Andrew Bailey has hinted that the Bank of England will stop hiking interest rates soon in an interview today.
Speaking to Business Live, the governor of the Bank suggested market expectations of rates peaking at around 4.5 per cent is more in line with the central bank’s own thinking.
Though Bailey, 63, said he is “not endorsing 4.5 per cent,” he pointed out that the Bank chose to not send another warning to investors about their forecasts for borrowing costs “being in our view rather out of line”.
He said the need to push back against investors’ rate bets has retreated since the financial market chaos that was triggered by Liz Truss’s mini budget.
Investors ratcheted up their bets on interest rates peaking at around six per cent in the weeks after Truss’s September mini budget, where she launched £45bn worth of unfunded tax cuts, including ditching the top rate of income tax.
Coupled with the government spending billions on capping energy bills at £2,500 – which will rise to £3,000 in April – her decisions set UK borrowing on a steep upward path, spooking investors.
Bailey and co have kicked interest rates higher nine times in a row…
The pound plummeted to its lowest level ever against the US dollar and UK debt costs climbed to two decade highs after the statement on 23 September.
The Bank revealed last week it made £3.8bn in profit after ditching the around £20bn it hoovered up under the programme, money which will flow back to the government.
A big upward move in rate expectations forced the Bank in its November monetary policy statement to take the unusual step of telling markets to rein in their bets.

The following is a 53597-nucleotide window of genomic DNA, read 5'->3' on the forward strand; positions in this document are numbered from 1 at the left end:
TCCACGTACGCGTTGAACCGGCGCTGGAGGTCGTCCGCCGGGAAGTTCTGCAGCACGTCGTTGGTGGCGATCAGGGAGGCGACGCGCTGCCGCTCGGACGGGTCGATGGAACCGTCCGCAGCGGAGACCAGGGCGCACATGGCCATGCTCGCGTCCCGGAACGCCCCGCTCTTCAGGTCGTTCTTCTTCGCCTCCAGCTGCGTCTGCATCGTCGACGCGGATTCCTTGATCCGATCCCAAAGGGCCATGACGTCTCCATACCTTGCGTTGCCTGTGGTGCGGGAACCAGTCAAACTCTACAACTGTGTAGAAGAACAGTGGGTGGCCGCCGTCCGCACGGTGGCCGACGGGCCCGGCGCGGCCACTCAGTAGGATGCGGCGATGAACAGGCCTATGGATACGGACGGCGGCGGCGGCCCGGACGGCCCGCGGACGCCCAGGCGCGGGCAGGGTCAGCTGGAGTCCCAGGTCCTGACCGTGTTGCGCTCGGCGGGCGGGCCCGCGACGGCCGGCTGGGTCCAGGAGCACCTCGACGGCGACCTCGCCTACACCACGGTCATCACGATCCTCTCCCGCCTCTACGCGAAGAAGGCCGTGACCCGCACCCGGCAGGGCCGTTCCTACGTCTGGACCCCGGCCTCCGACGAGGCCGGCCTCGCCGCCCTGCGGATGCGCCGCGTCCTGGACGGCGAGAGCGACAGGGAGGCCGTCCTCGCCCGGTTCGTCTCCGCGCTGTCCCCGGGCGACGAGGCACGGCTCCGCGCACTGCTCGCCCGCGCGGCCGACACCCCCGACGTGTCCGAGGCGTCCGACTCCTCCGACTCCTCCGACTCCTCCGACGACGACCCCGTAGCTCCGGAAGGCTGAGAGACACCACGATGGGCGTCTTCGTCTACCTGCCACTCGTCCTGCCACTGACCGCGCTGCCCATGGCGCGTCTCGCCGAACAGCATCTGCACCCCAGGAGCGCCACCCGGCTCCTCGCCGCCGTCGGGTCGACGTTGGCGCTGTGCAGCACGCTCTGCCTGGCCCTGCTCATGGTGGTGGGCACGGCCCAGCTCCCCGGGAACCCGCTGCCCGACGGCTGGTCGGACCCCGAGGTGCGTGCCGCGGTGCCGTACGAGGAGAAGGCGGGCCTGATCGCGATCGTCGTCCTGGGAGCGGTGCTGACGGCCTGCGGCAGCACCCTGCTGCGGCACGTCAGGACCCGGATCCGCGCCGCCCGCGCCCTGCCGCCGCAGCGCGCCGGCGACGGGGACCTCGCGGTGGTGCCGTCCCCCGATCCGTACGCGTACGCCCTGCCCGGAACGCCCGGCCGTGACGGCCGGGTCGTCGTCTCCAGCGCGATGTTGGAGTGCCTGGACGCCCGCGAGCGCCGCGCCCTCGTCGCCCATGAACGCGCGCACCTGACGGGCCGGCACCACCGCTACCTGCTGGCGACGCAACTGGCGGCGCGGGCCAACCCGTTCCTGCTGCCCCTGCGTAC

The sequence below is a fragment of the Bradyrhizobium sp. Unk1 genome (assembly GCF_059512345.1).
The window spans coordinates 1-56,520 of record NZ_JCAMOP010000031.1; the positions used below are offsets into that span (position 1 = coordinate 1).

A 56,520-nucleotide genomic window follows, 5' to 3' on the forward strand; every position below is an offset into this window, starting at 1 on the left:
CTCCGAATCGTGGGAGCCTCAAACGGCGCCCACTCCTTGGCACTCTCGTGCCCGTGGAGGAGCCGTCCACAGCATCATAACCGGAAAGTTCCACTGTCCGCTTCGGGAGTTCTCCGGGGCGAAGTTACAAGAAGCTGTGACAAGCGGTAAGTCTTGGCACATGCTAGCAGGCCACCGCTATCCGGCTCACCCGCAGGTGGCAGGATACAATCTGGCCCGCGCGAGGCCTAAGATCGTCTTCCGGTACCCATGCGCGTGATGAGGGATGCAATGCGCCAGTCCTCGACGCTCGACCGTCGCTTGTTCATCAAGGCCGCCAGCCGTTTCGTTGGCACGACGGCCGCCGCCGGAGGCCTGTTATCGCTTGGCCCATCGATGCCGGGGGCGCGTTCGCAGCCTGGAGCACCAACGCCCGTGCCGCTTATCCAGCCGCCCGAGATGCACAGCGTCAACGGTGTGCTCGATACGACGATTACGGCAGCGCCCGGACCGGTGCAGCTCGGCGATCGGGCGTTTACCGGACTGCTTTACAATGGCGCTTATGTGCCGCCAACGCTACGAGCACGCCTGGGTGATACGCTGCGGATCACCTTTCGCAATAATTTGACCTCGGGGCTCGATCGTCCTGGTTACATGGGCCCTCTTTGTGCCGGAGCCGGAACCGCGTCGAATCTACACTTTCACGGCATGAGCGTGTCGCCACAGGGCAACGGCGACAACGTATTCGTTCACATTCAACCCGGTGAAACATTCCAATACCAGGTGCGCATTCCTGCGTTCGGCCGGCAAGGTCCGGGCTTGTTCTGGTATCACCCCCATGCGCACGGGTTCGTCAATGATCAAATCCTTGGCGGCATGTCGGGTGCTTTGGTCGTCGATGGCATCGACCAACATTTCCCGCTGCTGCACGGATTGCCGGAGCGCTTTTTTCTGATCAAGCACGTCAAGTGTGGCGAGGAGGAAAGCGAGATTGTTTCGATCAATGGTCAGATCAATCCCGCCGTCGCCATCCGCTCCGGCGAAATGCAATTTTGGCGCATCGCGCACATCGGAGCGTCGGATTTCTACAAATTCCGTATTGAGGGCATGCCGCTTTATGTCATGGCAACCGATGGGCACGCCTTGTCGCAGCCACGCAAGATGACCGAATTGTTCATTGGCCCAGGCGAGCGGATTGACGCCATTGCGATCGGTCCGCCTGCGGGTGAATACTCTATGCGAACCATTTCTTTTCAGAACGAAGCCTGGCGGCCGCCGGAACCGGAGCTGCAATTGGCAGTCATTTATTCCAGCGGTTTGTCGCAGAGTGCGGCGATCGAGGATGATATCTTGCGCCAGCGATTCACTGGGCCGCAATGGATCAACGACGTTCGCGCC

“The majority of the committee judges that, should the economy evolve broadly in line with the latest Monetary Policy Report projections, further increases in Bank Rate may be required for a sustainable return of inflation to target, albeit to a peak lower than priced into financial markets,” the Monetary Policy Committee (MPC) said.
Rate expectations have since climbed down to around 4.5 per cent, due to a combination of now chancellor Jeremy Hunt canning pretty much all of Truss’s mini budget and committing to getting the debt pile down.
Bailey’s nod to the rate setting committee feeling more at ease with the market’s projections signals it is closer to the Bank’s own thinking.
He and the rest of the MPC will announce their next interest rate decision on 2 February.
Analysts, however, are divided over whether they will opt for another 50 basis point increase, taking rates to a post-financial crisis high of four per cent, or a 25 basis point move.
The Bank has lifted borrowing costs nine times in a row, the most aggressive tightening cycles since it was made independent in the late 1990s.
While another hike is almost certain next month, Bailey’s comments suggest the Bank will stop lifting rates when they hit somewhere between four and 4.5 per cent.
The Bank has lifted borrowing costs nine times in a row, the most aggressive tightening cycle since it was made independent in the late 1990s.
Inflation has raced to 40-year high of 10.5 per cent, but has fallen two months in a row, the ONS said this week, raising hopes it will gradually fall this year. If it does, the need for more rate rises to curb spending will ease.
… to tame scorching inflation
This week’s ONS numbers signalled “the beginning of a sign that a corner has been turned,” Bailey said, although he added a recession is still likely.
The Bank’s own forecasters think inflation will halve by the end of the year, but they routinely undershot the strength of last year’s price rise surge.
Bailey and co are worried they could hurt households and businesses by lifting interest rates too much.
Monetary policy operates with a lag, so it is tough for central bankers to know exactly when to end a rate hike campaign.